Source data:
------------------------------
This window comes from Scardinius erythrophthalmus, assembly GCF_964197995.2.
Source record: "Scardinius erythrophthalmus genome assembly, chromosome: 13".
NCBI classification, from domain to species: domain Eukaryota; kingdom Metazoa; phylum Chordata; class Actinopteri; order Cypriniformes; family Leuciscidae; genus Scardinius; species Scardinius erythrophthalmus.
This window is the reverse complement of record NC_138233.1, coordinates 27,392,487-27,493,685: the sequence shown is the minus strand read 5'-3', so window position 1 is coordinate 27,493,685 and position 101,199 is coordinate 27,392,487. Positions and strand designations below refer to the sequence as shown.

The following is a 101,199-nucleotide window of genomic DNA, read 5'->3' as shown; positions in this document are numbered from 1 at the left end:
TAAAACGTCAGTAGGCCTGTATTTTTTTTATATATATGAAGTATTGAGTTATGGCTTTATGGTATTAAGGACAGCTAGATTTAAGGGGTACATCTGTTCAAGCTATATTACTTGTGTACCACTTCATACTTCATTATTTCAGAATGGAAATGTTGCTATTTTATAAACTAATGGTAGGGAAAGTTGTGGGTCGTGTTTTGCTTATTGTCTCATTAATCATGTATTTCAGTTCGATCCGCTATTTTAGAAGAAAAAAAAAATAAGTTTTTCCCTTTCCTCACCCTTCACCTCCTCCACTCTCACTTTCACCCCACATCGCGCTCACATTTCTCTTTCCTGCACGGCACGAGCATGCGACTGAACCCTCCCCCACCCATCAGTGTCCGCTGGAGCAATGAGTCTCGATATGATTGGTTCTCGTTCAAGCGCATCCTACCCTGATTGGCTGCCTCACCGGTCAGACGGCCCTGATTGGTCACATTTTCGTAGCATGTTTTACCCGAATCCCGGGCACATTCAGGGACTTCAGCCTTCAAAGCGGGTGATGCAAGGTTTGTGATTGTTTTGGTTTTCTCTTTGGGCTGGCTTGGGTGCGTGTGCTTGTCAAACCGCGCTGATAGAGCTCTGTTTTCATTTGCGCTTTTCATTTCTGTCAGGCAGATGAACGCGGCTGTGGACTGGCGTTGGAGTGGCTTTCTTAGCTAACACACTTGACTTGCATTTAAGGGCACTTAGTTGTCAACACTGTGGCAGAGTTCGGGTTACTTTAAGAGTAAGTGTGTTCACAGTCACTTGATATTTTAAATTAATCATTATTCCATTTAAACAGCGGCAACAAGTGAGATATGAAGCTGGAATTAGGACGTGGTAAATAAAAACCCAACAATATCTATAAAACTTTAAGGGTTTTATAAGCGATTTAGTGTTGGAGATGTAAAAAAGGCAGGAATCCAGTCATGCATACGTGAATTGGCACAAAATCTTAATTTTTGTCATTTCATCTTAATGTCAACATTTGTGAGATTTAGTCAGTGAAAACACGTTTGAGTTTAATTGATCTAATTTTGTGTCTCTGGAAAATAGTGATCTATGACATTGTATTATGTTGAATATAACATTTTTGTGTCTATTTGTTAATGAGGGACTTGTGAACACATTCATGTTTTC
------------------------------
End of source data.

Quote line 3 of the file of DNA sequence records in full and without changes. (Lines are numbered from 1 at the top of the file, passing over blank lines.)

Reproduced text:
NCBI classification, from domain to species: domain Eukaryota; kingdom Metazoa; phylum Chordata; class Actinopteri; order Cypriniformes; family Leuciscidae; genus Scardinius; species Scardinius erythrophthalmus.